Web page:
Even if we say all that, it’s a loss. It’s one loss. Even if it’s an unattractive 9-1 Subway Series loss, it’s just one demerit in a season when there’s plenty of goodwill and chits to go around and nobody’s falling out of a playoff race because of it. Johan was undeniably lousy, but he hung in, his arm didn’t fall off, we still have the Friday night from the week before and, better yet, we have today. Managers are always preaching the importance of putting it behind us and moving on. I suppose this is Terry’s attempt to do that. Yet why does it feel he’s laboring far more than Santana did against the Yankees?

Again, I really get the armchair feeling that Terry is trying so dadburn hard not to be who he used to be and is so dadburn dedicated to being New Age Terry that it’s not good for him. The “respect” thing he talked about last September seems to have paid off in how his players (who, blessedly, have no obvious prima donnas or malcontents in their visible ranks) view him and play for him, but I hope Terry has enough respect for himself to not tie himself up in unnecessary knots every time a star-related pothole materializes on the long season’s road. Because as I said, I don’t think it’s going to wear well ultimately, and if a team that’s played hard and responded to him falls out of contention and winds up in a competitive free-fall the way his team did last year anyway, I can imagine it not wearing at all.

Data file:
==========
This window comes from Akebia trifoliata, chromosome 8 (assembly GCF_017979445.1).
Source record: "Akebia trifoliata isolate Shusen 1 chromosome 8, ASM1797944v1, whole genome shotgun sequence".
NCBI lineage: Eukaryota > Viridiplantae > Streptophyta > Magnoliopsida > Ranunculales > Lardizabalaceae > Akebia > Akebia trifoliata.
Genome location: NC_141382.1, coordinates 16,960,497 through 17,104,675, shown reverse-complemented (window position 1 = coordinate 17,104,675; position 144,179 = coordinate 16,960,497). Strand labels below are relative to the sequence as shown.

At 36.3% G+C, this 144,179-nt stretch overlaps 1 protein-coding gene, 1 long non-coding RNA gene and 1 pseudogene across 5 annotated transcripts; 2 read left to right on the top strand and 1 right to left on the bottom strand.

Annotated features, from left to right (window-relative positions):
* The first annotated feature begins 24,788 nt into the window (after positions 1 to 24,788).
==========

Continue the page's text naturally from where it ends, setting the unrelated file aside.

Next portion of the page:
I was wrong that Terry Collins would likely be a bad fit for the New York Mets. I hope I’m wrong again.

4 comments to Terry Collins and Kid Gloves

  • Joe D.

    Hi Greg,

    This actually cost us more than one game. By pitching out of turn, Terry messed up the entire rotation. Santana would have taken his regular turn against the Nats on Wednesday and, though no one could say for certain, it would have been a good bet that Johann would have been in sync and not out of rhythm and not surrendered the four (three earned) runs in six innings.